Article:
CHARLESTON, W.Va. -- In 2012, American consumers spent a record $1.5 billion shopping online on the Monday after Thanksgiving. That number is expected to rise this year, even though several states -- including West Virginia -- have recently passed laws applying sales tax to online purchases.
The Monday after Thanksgiving, the so-called "Cyber Monday," has been the biggest e-commerce shopping day of the year every year since 2010, according to research from comScore, Inc., an industry analyst. Sales have nearly tripled since 2005, rising every year.
In the spring, West Virginia passed a law that requires any online retailer with a physical presence in the state -- a store, a warehouse or an office -- to collect the state's 6 percent sales tax.
The law, which was pushed by Gov. Earl Ray Tomblin, passed the state Senate unanimously. It passed the House of Delegates by a vote of 77-19 with exclusively Republican opposition.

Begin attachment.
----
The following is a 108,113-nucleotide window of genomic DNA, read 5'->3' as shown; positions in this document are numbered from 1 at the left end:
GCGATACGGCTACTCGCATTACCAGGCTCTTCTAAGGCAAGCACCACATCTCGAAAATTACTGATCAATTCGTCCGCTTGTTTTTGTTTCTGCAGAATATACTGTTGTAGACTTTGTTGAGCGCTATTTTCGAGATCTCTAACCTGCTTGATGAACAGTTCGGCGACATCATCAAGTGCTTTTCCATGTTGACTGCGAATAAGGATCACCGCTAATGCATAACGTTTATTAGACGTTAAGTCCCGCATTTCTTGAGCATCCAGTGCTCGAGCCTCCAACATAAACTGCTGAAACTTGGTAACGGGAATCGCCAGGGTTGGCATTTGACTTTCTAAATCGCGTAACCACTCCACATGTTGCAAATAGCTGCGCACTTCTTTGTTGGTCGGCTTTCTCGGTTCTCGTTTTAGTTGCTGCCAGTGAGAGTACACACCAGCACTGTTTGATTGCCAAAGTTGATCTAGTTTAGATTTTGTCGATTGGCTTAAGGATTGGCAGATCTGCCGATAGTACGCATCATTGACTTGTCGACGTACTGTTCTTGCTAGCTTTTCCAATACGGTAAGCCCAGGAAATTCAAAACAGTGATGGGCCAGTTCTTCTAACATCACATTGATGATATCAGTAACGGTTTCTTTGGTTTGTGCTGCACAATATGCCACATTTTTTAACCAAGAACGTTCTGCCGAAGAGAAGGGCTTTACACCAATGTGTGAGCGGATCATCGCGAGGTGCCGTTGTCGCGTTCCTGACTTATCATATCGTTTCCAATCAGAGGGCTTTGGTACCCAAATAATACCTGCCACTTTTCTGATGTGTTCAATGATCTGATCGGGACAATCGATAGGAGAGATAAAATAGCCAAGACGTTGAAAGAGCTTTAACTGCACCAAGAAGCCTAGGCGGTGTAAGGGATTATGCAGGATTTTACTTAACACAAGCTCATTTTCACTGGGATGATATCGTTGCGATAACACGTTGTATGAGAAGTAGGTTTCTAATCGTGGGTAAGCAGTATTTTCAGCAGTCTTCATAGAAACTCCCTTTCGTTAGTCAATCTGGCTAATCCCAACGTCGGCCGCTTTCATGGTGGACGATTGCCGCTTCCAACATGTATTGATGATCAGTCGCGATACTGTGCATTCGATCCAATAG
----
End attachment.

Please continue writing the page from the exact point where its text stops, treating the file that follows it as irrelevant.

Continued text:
That law does not go into effect until Jan. 1, 2014, but Amazon.com, the world's largest online retailer, has already begun collecting the tax. Amazon has a 70,000-square-foot service center in Huntington, which is why it falls under the auspices of the new law.
West Virginia is one of 16 states in which Amazon currently collects sales tax. It will begin collecting tax in three more states in 2014.
Despite the added cost to consumers, Amazon is predicting its busiest Cyber Monday ever.
"We expect this holiday season to be our best ever," said Ty Rogers, an Amazon spokesman. "On our peak day last year, Nov. 26 (Cyber Monday), Amazon customers ordered more than 26.5 million items worldwide across al product categories, which is a record-breaking 306 items per second."
Amazon has long supported federal legislation regarding online sales tax, preferring it for logistical reasons to the state-by-state approach.
Steve Roberts, president of the West Virginia Chamber of Commerce, said they supported the sales tax legislation in the spring and he doesn't think it will have much of an impact on either e-retailers or traditional businesses in the state.